In Penn’s Scalable Autonomous Robots Lab, three researchers watch from a cluster of computer monitors as small black boats navigate through water in a large indoor pool, seemingly battling against artificially produced currents. But the toy-sized, robotic ships aren’t fighting the currents; they’re actually using them to move around.
They’re part of an autonomous fleet being used by M. Ani Hsieh and a team in her lab. Their goal is to enable robots to perform useful tasks across the ocean, fueled by the power of the water’s currents, with the ability to stay in the ocean beyond the lengths of time any crewed vehicle could without extensive equipment and fuel.
Hsieh, a research associate professor in the Department of Mechanical Engineering and Applied Mechanics in the School of Engineering and Applied Science, along with postdoctoral researchers Dhanushka Kularatne and Xi Yu, designs algorithms that will allow these robots to map ocean currents. Doing so could help scientists predict climate changes to stay ahead of dangerous weather events, map the potential trajectory of a chemical or oil spill, or even track the debris of a downed aircraft for a search-and-rescue team. By better understanding the current patterns, the robots will also be able to use the currents as a natural energy source to travel farther and longer — and potentially do more.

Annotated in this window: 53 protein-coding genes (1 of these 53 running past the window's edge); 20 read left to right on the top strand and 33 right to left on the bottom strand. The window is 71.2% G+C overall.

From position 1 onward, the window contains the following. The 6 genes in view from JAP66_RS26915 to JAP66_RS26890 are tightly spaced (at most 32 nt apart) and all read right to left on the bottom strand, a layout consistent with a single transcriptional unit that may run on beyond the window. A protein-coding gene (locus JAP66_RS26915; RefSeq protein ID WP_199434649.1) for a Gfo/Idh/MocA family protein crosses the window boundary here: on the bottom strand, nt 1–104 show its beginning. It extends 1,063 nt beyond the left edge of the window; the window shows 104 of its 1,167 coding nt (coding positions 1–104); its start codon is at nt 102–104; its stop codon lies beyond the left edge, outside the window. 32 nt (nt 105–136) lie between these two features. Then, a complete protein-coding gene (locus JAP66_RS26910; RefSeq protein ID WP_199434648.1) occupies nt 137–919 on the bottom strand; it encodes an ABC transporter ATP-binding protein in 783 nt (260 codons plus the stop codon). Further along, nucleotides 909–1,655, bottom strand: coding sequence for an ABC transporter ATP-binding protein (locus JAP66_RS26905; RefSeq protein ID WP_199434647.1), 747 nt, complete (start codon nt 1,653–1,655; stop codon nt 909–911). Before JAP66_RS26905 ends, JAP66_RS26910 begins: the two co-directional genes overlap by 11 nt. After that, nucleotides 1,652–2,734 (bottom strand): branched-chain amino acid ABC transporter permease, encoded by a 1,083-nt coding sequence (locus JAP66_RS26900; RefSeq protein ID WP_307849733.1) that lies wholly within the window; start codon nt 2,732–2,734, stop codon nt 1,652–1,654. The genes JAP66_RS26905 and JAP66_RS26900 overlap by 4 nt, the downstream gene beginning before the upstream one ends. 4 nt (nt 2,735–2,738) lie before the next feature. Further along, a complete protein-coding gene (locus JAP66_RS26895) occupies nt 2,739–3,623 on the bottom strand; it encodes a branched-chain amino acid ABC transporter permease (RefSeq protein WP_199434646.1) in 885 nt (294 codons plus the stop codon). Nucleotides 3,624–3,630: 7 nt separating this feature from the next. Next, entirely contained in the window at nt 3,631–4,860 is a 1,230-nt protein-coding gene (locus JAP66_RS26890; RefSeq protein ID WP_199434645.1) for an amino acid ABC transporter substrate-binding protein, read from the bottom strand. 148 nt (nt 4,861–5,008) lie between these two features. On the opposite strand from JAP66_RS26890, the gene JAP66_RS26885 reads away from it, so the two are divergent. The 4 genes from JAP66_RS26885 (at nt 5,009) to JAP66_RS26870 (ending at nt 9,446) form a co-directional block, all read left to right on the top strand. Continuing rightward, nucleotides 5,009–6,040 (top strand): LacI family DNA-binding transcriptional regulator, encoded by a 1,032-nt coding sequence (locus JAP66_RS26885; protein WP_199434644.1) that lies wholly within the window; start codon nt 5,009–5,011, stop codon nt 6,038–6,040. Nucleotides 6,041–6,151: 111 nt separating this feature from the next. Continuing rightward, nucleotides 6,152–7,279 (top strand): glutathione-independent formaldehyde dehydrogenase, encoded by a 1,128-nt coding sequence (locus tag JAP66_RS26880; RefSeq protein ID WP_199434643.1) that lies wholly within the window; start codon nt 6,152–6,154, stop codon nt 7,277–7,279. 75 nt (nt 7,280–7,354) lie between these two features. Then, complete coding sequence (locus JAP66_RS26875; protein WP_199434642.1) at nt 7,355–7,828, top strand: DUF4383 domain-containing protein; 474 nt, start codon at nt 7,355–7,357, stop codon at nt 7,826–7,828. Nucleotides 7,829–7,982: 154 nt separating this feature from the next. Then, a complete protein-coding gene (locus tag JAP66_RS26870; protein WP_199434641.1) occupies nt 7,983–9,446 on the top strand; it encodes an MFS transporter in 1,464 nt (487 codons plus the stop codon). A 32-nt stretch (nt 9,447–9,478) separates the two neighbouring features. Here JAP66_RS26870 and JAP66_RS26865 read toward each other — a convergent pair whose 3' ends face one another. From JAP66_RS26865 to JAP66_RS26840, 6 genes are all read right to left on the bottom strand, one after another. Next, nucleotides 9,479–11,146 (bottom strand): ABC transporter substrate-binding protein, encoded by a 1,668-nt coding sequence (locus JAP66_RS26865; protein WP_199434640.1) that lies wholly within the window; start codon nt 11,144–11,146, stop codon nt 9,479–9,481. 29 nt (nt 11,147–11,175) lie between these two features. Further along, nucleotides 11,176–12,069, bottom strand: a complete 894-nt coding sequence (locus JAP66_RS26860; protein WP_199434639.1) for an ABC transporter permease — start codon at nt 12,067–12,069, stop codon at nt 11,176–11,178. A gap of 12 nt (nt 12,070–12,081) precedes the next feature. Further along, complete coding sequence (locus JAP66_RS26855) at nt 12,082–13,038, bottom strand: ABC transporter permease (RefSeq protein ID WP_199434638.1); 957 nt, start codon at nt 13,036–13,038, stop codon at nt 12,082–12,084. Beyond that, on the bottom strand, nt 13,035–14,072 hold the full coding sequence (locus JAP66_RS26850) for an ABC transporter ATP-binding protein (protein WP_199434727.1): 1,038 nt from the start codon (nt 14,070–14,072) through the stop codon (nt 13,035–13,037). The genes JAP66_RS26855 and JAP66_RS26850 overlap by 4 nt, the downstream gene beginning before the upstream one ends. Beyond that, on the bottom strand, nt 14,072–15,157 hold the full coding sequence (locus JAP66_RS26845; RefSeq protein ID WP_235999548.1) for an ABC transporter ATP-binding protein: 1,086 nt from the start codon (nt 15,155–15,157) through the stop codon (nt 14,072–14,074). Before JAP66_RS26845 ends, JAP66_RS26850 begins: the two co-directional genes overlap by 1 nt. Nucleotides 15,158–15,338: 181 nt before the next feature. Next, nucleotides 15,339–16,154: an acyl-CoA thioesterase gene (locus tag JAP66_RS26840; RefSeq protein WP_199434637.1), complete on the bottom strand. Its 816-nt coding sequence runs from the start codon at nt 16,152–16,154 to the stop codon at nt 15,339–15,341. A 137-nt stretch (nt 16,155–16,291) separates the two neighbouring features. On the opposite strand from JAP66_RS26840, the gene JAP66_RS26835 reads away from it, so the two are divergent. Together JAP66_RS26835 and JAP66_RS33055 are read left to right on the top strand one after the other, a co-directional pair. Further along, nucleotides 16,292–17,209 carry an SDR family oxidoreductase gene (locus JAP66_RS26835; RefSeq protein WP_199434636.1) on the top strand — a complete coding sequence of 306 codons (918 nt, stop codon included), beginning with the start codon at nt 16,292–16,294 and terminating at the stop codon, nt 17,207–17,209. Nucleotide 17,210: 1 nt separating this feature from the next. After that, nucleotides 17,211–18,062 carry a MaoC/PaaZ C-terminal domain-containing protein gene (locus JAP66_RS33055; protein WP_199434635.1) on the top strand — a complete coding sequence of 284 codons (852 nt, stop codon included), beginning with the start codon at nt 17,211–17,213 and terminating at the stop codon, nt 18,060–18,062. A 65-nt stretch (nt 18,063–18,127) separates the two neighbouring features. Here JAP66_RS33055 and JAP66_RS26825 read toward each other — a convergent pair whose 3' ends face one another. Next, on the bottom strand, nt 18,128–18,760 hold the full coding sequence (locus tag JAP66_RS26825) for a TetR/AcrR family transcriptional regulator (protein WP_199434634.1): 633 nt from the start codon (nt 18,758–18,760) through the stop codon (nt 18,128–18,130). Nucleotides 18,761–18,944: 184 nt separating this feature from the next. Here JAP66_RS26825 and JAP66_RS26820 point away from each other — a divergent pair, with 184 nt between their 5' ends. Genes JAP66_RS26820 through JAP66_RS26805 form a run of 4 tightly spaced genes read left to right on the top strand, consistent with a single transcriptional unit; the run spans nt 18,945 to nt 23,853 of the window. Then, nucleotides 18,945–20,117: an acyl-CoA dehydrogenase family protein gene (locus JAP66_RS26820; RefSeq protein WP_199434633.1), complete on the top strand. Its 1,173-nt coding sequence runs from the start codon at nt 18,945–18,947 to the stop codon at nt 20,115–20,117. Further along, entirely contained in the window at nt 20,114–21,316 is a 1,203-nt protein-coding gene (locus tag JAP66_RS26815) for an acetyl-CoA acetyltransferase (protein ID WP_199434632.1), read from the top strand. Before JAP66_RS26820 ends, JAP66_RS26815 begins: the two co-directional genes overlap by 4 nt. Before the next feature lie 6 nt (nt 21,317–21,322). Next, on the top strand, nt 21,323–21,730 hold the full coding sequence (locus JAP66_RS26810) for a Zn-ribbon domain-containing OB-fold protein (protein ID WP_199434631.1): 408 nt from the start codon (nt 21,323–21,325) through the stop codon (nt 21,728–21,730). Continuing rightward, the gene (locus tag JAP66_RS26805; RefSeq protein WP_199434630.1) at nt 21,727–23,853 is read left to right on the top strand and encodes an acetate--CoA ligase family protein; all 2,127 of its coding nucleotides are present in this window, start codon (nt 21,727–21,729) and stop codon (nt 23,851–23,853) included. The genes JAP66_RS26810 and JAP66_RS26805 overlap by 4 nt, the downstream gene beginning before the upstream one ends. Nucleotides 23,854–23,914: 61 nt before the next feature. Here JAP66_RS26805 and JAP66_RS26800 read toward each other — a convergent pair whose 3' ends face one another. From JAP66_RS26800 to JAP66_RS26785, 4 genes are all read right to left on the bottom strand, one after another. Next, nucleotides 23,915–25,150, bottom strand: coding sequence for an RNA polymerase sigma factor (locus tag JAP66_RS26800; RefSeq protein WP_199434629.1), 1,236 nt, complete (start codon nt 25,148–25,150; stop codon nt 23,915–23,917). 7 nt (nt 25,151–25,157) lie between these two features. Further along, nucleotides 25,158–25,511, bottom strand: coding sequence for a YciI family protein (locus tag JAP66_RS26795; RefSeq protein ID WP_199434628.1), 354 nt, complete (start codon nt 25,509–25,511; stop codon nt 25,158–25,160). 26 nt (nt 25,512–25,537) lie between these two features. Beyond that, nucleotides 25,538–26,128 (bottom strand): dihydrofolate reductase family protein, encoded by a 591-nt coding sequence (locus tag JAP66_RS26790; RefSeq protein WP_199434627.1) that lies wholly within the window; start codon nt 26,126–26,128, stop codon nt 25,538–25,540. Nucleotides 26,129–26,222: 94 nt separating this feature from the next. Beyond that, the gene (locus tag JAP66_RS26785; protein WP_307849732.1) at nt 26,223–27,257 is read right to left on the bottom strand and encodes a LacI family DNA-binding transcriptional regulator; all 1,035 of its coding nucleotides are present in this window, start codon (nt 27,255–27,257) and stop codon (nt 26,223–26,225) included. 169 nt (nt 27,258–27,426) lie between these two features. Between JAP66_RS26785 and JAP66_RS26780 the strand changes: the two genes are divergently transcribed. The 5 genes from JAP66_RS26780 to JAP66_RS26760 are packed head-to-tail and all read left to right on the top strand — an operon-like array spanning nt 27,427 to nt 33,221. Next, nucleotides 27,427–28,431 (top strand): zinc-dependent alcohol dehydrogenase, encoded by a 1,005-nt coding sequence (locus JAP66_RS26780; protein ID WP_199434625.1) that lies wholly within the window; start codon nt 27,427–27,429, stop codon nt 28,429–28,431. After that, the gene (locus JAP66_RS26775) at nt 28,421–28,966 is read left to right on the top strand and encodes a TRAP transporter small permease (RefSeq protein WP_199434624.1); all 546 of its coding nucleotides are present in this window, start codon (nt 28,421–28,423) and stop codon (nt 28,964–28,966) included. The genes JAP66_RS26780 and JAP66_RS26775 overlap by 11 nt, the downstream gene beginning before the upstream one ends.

Continue reading Jacob Williamson-Rea’s story at Penn Today.